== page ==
THE EMPHATIC TALK by Committee Member Maj Antony Gordon at our last meeting on 9 March 2000 was impressive in two ways. Firstly, he was able not only to describe the Battle of Pieter's Hill on 27 Feb 1900, (exactly a Century ago), in great detail by using his late father's personal diary about the events leading up to and during the engagements, but secondly he supplemented his observations with slides of the area from a recent visit.
Outlining the plan by Gen Warren, he recounted the many difficulties faced by Gen Barton's Fusilier Brigade, consisting of battalions of 2nd Royal Scots Fusiliers, 1st Royal Irish Fusiliers and Dublin Fusiliers, who were ordered to capture Pieter's Hill. During the night of 26/27 Feb a pontoon bridge was put across the Tugela, enabling troops to traverse and advance towards their objective. On the next morning they progressed over rocky ground along the river, making the going tough under a merciless sun, and then climbed up and crossed open veld under heavy fire from the Boers, who had the advantage of high ground and rocky outcrops behind which to shelter. But there were merely 6 000 Boer riflemen and 12 guns to cover their positions of about 12 km, compared to the 28 000 British troops with their 78 guns. The Boers were subjected to heavy and continous artillery fire including naval guns who were able to shell the enemy until the last minute of the attack.
The battle lasted for one day, Pieter's Hill was taken, and Railway Hill and Hart's Hill late in the afternoon, and the Boers withdrew to the north. On the following day the British forces consolidated their positions, looked after the wounded and buried the dead. Late on 28 Feb mounted infantry entered Ladysmith, with the main body of troops following on 3 March 1900.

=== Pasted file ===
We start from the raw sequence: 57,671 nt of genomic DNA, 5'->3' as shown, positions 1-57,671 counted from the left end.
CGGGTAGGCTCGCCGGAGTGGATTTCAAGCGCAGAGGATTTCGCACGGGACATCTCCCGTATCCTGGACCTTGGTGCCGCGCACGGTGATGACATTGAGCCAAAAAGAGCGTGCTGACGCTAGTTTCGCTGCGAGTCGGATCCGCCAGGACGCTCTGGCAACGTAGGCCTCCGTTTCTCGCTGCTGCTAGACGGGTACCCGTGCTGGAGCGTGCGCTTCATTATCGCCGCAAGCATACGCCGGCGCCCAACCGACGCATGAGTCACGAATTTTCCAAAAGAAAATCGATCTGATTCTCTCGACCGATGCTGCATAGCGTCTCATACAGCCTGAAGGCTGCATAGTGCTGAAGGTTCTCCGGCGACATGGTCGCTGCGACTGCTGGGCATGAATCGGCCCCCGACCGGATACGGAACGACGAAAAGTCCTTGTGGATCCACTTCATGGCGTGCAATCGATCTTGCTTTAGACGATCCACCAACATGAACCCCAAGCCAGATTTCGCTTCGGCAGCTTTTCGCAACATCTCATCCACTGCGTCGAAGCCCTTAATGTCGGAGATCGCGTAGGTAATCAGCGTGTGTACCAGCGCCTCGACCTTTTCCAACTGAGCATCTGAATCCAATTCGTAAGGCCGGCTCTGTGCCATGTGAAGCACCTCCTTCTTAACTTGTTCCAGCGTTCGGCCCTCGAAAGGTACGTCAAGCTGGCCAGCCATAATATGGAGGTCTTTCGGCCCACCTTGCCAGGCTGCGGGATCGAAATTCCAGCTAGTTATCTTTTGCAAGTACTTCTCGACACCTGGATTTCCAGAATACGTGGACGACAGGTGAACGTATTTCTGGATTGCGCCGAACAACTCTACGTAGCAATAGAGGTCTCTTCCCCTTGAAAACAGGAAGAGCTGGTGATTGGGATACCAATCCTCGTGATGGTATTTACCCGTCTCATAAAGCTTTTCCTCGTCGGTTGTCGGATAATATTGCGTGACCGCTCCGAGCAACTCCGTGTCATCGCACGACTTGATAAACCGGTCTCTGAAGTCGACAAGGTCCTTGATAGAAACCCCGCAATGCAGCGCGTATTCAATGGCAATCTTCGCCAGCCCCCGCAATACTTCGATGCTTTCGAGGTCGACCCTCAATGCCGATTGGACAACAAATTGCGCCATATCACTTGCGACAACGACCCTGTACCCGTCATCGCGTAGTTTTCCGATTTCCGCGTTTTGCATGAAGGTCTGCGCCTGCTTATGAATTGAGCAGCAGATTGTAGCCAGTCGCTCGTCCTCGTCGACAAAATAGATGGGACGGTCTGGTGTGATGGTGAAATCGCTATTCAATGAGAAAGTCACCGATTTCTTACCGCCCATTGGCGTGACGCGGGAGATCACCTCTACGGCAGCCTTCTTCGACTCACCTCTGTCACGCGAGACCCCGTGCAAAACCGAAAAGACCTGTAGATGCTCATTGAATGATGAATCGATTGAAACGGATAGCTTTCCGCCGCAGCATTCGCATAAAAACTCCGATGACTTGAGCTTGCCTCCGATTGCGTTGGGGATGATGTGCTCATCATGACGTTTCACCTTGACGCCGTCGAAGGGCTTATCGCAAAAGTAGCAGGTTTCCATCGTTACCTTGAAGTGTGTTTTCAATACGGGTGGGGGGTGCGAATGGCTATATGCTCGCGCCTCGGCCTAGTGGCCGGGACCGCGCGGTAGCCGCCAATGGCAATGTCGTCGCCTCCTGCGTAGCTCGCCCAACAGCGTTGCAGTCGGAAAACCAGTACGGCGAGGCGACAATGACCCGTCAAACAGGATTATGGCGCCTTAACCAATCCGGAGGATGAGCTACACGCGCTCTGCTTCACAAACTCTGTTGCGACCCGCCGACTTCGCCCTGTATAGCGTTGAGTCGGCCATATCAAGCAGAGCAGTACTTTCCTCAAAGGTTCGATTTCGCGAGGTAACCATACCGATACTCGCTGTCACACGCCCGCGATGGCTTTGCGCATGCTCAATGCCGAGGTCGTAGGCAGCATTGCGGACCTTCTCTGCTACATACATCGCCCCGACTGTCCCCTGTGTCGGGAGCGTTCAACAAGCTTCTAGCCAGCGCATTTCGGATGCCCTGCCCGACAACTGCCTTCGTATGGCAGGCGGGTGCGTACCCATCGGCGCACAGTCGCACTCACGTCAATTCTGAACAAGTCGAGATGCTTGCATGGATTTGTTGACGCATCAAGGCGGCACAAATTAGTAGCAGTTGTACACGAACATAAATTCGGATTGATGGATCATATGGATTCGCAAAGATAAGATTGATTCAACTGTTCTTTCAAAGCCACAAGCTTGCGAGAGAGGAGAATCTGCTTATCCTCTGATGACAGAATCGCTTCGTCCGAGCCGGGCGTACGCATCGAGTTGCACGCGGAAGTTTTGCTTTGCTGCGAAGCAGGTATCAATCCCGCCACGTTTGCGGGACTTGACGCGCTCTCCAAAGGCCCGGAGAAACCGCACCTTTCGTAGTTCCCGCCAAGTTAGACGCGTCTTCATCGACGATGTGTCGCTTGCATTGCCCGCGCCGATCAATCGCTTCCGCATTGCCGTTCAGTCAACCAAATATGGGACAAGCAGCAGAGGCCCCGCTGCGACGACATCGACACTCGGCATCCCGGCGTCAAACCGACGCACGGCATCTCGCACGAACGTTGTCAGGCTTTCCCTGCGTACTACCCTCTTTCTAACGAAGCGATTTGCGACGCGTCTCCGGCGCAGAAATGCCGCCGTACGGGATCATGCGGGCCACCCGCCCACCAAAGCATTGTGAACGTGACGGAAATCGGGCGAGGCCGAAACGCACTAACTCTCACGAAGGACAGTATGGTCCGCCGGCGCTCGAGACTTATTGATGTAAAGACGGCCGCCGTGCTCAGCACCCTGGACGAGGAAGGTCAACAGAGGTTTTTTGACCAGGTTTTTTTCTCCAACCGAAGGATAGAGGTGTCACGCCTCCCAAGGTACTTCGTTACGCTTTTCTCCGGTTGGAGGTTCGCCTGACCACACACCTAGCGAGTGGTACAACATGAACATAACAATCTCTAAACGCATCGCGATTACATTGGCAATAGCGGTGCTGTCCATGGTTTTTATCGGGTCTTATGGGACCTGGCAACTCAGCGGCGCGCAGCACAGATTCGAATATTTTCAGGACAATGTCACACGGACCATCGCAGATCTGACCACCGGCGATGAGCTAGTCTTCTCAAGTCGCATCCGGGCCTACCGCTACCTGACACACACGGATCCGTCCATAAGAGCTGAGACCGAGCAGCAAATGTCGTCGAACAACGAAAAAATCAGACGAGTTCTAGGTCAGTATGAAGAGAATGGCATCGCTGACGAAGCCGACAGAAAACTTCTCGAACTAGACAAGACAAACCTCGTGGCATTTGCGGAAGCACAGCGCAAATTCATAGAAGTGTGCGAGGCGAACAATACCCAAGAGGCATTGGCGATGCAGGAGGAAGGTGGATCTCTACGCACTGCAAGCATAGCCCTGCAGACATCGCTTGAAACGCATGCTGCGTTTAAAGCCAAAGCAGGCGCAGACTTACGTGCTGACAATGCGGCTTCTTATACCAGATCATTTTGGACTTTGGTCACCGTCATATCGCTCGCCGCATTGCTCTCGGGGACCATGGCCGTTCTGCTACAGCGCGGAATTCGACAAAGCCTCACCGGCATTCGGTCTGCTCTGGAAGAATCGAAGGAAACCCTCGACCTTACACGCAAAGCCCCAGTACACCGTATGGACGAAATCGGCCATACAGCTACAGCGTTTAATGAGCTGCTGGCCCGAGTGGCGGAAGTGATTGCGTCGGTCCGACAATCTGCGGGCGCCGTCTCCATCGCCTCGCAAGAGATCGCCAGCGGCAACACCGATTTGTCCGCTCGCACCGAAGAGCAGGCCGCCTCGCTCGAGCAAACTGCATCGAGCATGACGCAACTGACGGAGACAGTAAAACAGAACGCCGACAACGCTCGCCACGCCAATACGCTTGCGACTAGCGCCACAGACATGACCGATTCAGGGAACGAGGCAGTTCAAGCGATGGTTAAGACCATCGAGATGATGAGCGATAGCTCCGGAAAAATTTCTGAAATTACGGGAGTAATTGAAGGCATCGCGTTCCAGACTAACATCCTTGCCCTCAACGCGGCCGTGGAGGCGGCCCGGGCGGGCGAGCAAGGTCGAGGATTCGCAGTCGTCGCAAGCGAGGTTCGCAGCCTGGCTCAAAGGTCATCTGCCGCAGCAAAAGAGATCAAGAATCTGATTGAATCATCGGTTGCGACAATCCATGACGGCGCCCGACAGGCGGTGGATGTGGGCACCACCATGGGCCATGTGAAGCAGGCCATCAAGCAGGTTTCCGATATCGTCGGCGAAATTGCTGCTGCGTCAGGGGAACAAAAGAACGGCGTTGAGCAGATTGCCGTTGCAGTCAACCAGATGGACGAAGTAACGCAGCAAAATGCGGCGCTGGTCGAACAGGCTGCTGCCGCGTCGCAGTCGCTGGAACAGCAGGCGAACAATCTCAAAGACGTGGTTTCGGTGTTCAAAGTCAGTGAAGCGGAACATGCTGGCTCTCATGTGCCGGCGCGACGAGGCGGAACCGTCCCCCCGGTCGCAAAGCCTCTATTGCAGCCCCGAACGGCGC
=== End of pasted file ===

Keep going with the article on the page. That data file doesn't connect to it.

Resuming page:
As a member of the South African War Graves Commission, Tony's
interest and preoccupation lies in the preservation and upkeep
of all war graves in our country, and in this position he took
part in a visit organised by our Durban Branch, under fellow member
Ken Gillings, to the Pieter's Hill region. He described the
tough walk across the veld, the visits to a number of memorials
with wreath laying ceremonies, as well as talks by other members
of the party introducing different aspects of the battle.
A annoying interlude was created by a farmer who wanted to refuse a section of naval ratings to jackstay a complete naval gun over the Tugela river at Colenso. A little later, however, the report of the gun being fired confirmed that it had been re-assembled and could honour the dead with a salvo.
In the morning of 27 Feb 2000, the party assembled at the bottom of Hart's Hill to listen to a talk by Ken Gillings on the actions at Wayne's amd Harts Hills, followed by an excellent speech by Prof D McCracken of Natal University. Wreaths were laid in the Boer trench and at the Irish Memorials with fitting ceremonies. In the afternoon another gathering took place on top of Pieter's Hill at the Fusilier Brigade's Memorial. A Zulu Induna and Impi received the visitors with a dignified address, and Louis Botha, great-grandson of the Boen general made a speech, after which Tony Gordon described the battle in detail. A re-enactment of the engagement by 20 "Brits" and 10 "Boers" followed, then two minutes silence and the Last Post, and again wreaths were laid.
13 April 2000
11 May 2000
8 June 2000
13 July 2000
John Mahncke, (Vice-Chairman/Scribe), (021) 797 5167